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The hot winds that whip through Southern California, rushing from the desert to the ocean, are so strong they’re the stuff of legends.
The Santa Ana winds “come down through the mountain passes and curl your hair and make your nerves jump and your skin itch,” author Raymond Chandler famously wrote in 1938.
Some false myths connect the blustery Santa Anas with strong earthquakes. A few Californians call them “devil winds“ and blame them for peoples’ weird or dangerous behavior.
Although it’s unlikely they really make people act strangely, the winds can cause real destruction.
According to researchers at the University of California-Los Angeles, the warm winds dry out vegetation, making it great kindling for wildfires. Then the winds, often blowing at more than 40 miles per hour, can help fires spread faster and farther.
What makes any wind blow so hard and fast?
It starts with a change in temperature. According to Britannica, when air warms up, it rises. This leaves space for colder air to move in, and we experience that movement as wind.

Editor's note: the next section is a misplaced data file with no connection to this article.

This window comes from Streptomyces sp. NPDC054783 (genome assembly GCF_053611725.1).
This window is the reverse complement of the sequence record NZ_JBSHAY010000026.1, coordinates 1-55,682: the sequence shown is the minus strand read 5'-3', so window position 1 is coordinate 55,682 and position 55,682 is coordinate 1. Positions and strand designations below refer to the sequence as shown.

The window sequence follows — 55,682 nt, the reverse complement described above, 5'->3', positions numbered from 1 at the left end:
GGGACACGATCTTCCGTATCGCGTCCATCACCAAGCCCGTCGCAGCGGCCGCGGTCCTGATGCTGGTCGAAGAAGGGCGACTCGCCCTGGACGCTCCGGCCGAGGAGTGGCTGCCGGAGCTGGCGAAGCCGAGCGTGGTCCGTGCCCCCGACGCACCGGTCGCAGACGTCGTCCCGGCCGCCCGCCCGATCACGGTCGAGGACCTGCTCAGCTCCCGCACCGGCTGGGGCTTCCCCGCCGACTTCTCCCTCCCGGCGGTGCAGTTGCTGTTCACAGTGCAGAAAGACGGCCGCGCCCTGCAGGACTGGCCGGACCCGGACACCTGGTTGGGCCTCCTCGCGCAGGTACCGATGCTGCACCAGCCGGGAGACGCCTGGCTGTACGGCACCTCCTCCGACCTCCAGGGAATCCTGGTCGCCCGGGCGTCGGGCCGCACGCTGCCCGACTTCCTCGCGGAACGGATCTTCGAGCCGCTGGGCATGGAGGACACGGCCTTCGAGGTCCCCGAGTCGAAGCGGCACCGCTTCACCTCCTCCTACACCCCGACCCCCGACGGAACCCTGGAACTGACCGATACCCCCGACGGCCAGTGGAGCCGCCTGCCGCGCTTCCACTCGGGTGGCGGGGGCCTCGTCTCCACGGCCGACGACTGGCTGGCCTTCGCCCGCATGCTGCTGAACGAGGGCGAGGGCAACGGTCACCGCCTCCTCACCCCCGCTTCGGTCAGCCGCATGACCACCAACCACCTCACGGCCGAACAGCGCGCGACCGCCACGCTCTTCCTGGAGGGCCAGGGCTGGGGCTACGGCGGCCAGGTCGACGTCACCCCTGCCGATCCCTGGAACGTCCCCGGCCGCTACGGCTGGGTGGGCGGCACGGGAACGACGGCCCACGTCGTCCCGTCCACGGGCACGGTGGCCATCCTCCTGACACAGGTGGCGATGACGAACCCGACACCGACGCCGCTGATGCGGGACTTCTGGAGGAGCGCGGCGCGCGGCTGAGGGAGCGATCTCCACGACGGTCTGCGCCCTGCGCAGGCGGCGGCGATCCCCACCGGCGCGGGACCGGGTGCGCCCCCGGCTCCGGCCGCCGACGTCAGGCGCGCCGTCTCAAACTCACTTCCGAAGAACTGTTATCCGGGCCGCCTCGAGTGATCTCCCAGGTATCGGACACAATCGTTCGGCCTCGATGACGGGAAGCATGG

The Santa Anas become especially strong because they flow from high elevations, in the mountains and desert, to low elevations along the coast, according to ABC News in San Diego. Then, as the winds move downslope, the air compresses — making it hot. It’s also pushed and funneled through canyons — making it fast.
Some of the strongest winds elsewhere in the country are twisted up in tornadoes. Common in the Midwest, tornadoes are created when wet, warm air meets dry, cold air.
According to National Geographic, this collision typically produces a thunderstorm. When the warmer air rises through the colder air, it creates an “updraft” of air — which will start rotating if winds are whipping in the right speeds and directions.
This can produce a funnel cloud which, if it sinks to the ground, becomes a tornado. The winds inside a tornado can blow anywhere from 40 to more than 300 miles per hour.
Tornadoes, like the Santa Anas, are responsible for a few legends of their own.
Some towns, lucky to have dodged tornadoes’ paths, have stories that a nearby river or mound protected them. One old story, told to The Oklahoman newspaper, says a butcher knife stuck in the path of a storm will split it, protecting the town in its path.
None of these stories, though, have much real evidence. And if the winds start blowing too fast near you, put your kite — and butcher knife — away and head to the basement where it’s safe.